This page was inspired by the periodic questions on both the Memphis Horn List and Yahoo Horn List about how to record lessons, practice sessions, and performances. The emphasis is on simple techniques, using relatively inexpensive equipment, to make high-quality recordings of soloists and small ensembles performing classical music. I know there are excellent techniques other than those discussed here, as well as better-sounding (and more expensive) equipment. (Note: All links to other sites open in a new window.)
Since I wrote the original version of this in late August 2006, the world of simple, economical do-it-yourself recording has really turned. So I have divided this page into two sections, the first about extremely simple, one-piece-of-equipment approaches, the second, a revision of the original text, about more flexible--but also more complicated techniques.
Disclaimer: I have not actually made any recordings using this method. However, several people whose opinions I respect have recommended it.
Hand-held, all-in-one flash memory recorders with built-in microphones are the easiest way to record lessons, rehearsals, performances for pedagogical purposes. These recorders are very small, easy to slip into pocket, purse, or instrument case. They can be set on stage or another convenient location to make recordings. The files on the flash memory cards can then be transferred to a PC for burning CD's, editing, or other manipulation, if desired, usually via USB or Firewire ports.
Examples include, in alphabetical order:
Below is a revised version of the original text of this page.
DPA Microphones, makers of high-quality microphones, has a good overview of stereo techniques as part of their Microphone University.
I suggest buying a pair of Behringer B-5 condenser microphones. I got mine for $70 apiece from Midwest Stereo. (Subsequently Midwest's price has increased.) I have also seen them occasionally at good prices on eBay. I have tested them by recording an organ in a good hall, and an orchestra in a so-so hall; I have also used them to record my practice sessions. Especially given their price, I think they hold their own well in the company of top-quality, professional-grade condenser microphones, the kinds of things DG uses to record the Berlin Philharmonic and Max Wilcox used to record Arthur Rubinstein.
The Behringer B-5's have both omnidirectional (picks up sound from all directions) and cardioid (picks up sound only from the front in sort of a heart-shaped pattern--the name comes from the same root that gives us cardiology, et al.) capsules. I think they are pretty neutral sounding. Get a pair of Audio-Technica AT8410 "clothespin" shockmounts or Avant Electronics SSM shockmounts to mount them; they will pick up feedback through the stands from movements on the stage if they are not shock mounted.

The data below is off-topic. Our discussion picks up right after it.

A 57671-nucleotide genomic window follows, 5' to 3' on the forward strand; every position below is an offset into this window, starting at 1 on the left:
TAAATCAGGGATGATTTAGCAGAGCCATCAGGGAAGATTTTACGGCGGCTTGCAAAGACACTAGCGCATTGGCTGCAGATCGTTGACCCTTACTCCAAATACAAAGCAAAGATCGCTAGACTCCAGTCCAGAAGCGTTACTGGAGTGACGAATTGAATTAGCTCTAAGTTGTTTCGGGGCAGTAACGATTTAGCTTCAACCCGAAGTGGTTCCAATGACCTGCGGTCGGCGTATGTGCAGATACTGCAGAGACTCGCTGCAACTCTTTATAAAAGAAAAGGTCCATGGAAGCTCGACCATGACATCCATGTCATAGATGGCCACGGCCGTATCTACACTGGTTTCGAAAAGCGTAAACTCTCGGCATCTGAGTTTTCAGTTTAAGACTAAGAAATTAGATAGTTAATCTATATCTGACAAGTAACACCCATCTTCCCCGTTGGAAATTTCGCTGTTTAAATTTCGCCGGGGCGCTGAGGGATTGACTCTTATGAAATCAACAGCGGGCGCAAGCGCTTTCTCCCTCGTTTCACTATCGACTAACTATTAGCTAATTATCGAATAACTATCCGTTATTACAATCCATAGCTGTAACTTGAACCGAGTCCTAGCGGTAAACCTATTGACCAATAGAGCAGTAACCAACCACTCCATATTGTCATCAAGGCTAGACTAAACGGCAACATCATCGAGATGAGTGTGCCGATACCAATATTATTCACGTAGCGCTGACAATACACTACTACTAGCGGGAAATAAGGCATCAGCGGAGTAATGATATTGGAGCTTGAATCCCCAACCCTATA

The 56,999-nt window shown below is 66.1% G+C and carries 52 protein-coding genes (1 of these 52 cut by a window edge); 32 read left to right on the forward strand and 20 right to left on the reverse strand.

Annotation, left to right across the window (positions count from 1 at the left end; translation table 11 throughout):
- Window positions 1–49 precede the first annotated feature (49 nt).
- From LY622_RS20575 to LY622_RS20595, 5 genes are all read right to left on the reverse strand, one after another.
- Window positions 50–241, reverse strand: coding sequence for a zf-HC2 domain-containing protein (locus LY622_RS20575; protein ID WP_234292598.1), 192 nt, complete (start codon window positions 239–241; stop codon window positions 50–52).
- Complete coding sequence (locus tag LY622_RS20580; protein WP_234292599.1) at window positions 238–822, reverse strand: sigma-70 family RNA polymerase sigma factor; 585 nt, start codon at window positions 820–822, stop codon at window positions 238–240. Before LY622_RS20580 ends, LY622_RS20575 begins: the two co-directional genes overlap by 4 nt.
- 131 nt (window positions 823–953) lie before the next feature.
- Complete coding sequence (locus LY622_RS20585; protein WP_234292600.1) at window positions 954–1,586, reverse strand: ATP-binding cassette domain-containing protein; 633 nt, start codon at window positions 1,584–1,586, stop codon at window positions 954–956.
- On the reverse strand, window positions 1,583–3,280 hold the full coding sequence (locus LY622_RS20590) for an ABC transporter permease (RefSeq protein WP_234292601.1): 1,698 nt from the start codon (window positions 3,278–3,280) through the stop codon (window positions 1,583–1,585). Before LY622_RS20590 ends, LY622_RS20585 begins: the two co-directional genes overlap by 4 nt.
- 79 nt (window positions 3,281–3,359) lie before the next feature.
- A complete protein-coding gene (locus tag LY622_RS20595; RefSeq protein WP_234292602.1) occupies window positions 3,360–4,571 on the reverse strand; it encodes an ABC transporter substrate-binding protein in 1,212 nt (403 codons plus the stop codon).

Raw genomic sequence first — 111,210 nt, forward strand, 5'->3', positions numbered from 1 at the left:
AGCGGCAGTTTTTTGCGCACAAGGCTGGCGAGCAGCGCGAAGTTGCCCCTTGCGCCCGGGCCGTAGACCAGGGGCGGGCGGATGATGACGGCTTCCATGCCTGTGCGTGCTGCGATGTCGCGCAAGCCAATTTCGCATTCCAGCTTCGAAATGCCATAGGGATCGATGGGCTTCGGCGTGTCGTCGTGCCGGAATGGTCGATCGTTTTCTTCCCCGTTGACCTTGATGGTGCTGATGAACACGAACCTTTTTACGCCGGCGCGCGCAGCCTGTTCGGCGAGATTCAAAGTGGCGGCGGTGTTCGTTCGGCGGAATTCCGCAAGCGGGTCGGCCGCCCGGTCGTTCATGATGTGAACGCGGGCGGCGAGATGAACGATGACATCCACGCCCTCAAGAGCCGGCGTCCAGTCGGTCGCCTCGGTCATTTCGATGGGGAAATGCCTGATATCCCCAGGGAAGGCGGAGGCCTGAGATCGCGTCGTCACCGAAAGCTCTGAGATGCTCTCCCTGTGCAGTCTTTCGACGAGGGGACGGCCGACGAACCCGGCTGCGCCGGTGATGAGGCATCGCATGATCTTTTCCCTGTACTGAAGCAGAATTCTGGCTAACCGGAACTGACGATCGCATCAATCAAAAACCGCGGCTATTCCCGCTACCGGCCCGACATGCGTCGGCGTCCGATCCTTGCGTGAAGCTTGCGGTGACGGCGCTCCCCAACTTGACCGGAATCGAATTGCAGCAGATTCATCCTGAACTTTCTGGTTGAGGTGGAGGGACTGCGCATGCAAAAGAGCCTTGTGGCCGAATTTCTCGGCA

One nice thing about the Behringers is that if you don't like them you aren't out a lot of money. The bad thing about them is that they have no resale value. There's always a market for high-quality microphones, such as (in alphabetical order) AKG, DPA, Neumann, and Schoeps, among a very few others; generally, it's possible to get something like your money back if you want to sell them, and, historically, their prices have more or less kept pace with inflation. (That's no guarantee they'll continue to do so, of course!)
For solos, with or without piano, and small ensembles I think one of the standard cardioid techniques will work best and be hard (but not impossible: I've made recordings to prove it!) to mess up really badly. These same techniques can also be used successfully to record orchestras, bands, and choirs, though, especially with music containing a lot of low frequency sounds, omnidirectional microphones (see below) sometimes work better.
Get an AKG KM235/1 stereo bar and mount the microphones in an ORTF or NOS array. ORTF spaces the capsules seven inches apart and splays them outward 110 degrees. NOS uses 30cm (about 12 inches) and 90 degrees. ORTF and NOS are known generically as near-coincident microphone techniques; both approximate the spacing and angle of the human ear, minus, of course, the acoustical shadowing effect of our heads. Since neither the distance between capsules nor the angle is critical, in both cases you can eyeball the distance and angle unless you're making the recording for French or Netherlands radio; anything ballpark (e.g., the AKG stereo bar straight, with the microphones angled outward at 90-110 degrees) will probably work fairly well.
Cardioids will not pick up low frequencies as well as omnidirectional microphones at the distances typically used for recording classical music. However, when used close, cardioids display what is called the "proximity effect," which exaggerates the bass. Both of these phenomena are owing to laws of physics that are beyond the scope of this web page.
With cardioids I'd start with the mikes 6-8 feet back from the performers. Move closer if there's too much room sound; move backward if the recording is too "in your face." Adjust according to your (or the client's!) taste; there's no other right or wrong about it.